Nonhistone chromosomal proteins in control of cell division

Research output: Contribution to journalArticle

20 Citations (Scopus)

Abstract

Nonhistone chromosomal (NHC) proteins have been shown to play a major role in the control of cell proliferation. An early increase in the synthesis of NHC proteins has been demonstrated in confluent WI-38 fibroblasts stimulated to divide by a change of medium containing 10% serum. This increase precedes by 30 min an increase in the template activity of chromatin from stimulated cells, whether assayed with E. coli or homologous RNA polymerase. Inhibition of NHC protein synthesis by cycloheximide inhibits the increase in chromatin template activity. Further, chromatin reconstituted with NHC proteins from stimulated cells has a higher template activity than chromatin reconstituted with NHC proteins from unstimulated cells. These findings have led to the conclusion that the NHC proteins synthesized in response to stimulation in WI-38 cells are responsible for the increase in chromatin template activity and for the stimulation of cell division. If true, the removal from chromatin of NHC proteins synthesized in response to stimulation should also cause the disappearance of the increase in chromatin template activity. The authors report that both the NHC proteins synthesized in response to stimulation as well as the increase in chromatin template activity can be easily removed by washing the chromatin with low concentrations of NaCl.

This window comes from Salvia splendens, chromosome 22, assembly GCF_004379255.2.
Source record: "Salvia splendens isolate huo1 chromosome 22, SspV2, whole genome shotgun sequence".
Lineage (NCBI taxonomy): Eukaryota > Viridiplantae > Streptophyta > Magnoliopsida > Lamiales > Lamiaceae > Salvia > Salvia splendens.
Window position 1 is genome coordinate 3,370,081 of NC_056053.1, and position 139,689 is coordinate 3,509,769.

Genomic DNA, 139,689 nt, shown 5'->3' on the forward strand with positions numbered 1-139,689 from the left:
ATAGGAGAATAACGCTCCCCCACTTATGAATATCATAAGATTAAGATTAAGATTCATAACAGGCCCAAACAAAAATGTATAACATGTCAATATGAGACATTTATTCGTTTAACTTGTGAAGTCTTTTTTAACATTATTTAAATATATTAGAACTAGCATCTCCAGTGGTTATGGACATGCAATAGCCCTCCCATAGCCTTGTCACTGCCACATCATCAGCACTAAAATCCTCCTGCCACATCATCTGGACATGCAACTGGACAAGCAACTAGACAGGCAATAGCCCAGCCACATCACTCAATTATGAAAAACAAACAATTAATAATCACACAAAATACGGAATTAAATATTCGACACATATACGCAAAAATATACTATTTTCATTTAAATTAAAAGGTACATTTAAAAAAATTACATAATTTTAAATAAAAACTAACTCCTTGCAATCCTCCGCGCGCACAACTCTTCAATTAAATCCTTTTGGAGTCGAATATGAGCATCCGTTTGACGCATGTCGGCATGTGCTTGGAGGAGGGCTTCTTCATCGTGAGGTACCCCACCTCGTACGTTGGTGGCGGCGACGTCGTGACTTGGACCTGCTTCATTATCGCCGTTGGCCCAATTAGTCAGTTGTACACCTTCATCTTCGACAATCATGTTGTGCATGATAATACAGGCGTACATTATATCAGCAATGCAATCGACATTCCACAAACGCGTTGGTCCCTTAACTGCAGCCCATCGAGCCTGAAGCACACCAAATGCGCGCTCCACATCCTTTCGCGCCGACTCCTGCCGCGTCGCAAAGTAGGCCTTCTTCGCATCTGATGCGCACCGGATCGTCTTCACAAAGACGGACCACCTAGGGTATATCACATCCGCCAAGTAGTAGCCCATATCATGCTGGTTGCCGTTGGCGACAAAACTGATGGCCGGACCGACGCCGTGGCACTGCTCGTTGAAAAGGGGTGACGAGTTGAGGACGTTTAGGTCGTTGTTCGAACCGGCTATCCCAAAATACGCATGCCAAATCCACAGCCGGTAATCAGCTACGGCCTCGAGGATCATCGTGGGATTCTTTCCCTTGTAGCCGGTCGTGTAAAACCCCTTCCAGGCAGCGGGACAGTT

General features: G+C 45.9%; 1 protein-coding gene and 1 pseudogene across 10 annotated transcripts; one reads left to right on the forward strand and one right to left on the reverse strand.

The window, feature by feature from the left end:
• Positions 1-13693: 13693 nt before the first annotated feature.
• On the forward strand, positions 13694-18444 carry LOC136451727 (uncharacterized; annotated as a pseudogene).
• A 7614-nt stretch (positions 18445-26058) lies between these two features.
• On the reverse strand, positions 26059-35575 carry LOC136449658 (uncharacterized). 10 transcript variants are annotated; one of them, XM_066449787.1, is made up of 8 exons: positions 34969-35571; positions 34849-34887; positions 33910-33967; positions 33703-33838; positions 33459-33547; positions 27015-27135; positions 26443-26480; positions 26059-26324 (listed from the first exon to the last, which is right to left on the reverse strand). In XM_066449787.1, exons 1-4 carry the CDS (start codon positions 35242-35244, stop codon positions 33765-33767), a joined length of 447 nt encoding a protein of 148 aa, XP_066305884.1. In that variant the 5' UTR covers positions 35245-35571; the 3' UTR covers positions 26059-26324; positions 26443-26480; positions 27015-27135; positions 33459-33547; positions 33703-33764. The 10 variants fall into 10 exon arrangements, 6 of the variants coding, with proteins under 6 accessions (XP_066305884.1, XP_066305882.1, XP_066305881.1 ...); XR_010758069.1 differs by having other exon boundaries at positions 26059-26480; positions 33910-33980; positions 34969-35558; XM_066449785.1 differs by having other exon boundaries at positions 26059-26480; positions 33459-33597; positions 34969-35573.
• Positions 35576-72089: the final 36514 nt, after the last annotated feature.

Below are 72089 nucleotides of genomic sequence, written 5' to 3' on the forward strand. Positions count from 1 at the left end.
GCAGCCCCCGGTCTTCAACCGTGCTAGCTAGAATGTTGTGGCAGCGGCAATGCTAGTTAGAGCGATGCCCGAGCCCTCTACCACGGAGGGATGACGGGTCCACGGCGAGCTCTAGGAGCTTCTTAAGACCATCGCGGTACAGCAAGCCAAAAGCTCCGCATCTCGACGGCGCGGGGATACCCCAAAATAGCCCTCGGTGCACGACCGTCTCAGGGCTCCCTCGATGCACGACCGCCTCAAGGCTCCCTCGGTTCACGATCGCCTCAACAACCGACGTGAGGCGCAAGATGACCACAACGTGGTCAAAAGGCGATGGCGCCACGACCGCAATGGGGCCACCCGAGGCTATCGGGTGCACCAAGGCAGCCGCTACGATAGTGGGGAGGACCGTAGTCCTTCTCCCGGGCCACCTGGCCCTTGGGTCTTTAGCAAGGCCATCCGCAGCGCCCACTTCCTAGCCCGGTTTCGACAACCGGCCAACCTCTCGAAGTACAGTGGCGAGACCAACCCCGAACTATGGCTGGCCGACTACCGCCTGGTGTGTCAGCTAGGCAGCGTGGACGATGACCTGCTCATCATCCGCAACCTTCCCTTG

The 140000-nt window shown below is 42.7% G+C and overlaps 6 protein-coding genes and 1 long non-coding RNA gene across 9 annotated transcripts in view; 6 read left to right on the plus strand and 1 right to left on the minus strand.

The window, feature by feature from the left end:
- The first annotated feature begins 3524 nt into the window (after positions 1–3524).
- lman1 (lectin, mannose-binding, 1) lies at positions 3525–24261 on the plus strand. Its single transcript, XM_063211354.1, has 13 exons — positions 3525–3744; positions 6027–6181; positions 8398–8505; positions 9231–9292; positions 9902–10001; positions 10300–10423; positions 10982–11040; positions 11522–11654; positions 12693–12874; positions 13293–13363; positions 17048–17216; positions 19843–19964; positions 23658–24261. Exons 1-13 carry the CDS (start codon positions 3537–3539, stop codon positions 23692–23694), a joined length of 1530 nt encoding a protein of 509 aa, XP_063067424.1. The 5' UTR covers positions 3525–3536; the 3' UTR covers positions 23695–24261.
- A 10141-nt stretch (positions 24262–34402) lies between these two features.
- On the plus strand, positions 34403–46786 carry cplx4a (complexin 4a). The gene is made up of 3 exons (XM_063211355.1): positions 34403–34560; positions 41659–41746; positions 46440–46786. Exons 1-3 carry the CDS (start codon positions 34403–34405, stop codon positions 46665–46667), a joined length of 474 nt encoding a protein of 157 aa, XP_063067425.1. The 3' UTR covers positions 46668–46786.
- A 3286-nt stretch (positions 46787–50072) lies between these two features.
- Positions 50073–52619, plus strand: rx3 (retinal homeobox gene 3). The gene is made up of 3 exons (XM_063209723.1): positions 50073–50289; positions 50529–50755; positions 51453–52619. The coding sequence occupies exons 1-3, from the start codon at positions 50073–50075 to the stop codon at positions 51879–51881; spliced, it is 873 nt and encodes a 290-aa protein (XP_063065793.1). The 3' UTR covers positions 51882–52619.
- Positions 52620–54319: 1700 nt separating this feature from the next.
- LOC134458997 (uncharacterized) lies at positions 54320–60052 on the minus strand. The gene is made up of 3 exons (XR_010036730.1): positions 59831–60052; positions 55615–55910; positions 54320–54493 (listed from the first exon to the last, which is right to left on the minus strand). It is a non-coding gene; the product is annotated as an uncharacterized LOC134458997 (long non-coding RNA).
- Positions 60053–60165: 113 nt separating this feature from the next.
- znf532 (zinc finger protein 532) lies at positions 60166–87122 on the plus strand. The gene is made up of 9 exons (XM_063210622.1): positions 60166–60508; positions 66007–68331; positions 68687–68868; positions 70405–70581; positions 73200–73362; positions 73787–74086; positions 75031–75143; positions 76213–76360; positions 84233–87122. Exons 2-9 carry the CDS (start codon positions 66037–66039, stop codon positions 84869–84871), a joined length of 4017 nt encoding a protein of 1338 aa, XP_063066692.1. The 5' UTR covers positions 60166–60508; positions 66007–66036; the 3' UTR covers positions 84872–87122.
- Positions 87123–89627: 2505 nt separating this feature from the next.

Original languageEnglish (US)
Pages (from-to)1177-1180
Number of pages4
JournalTransplantation Proceedings
Volume5
Issue number3
StatePublished - 1973
Externally publishedYes

Fingerprint

Non Histone Chromosomal Proteins
Cell Division
Chromatin
DNA-Directed RNA Polymerases
Cycloheximide
Fibroblasts
Cell Proliferation

ASJC Scopus subject areas

  • Surgery
  • Transplantation

Cite this

Nonhistone chromosomal proteins in control of cell division. / Augenlicht, Leonard H.; Baserga, R.

In: Transplantation Proceedings, Vol. 5, No. 3, 1973, p. 1177-1180.

Research output: Contribution to journalArticle

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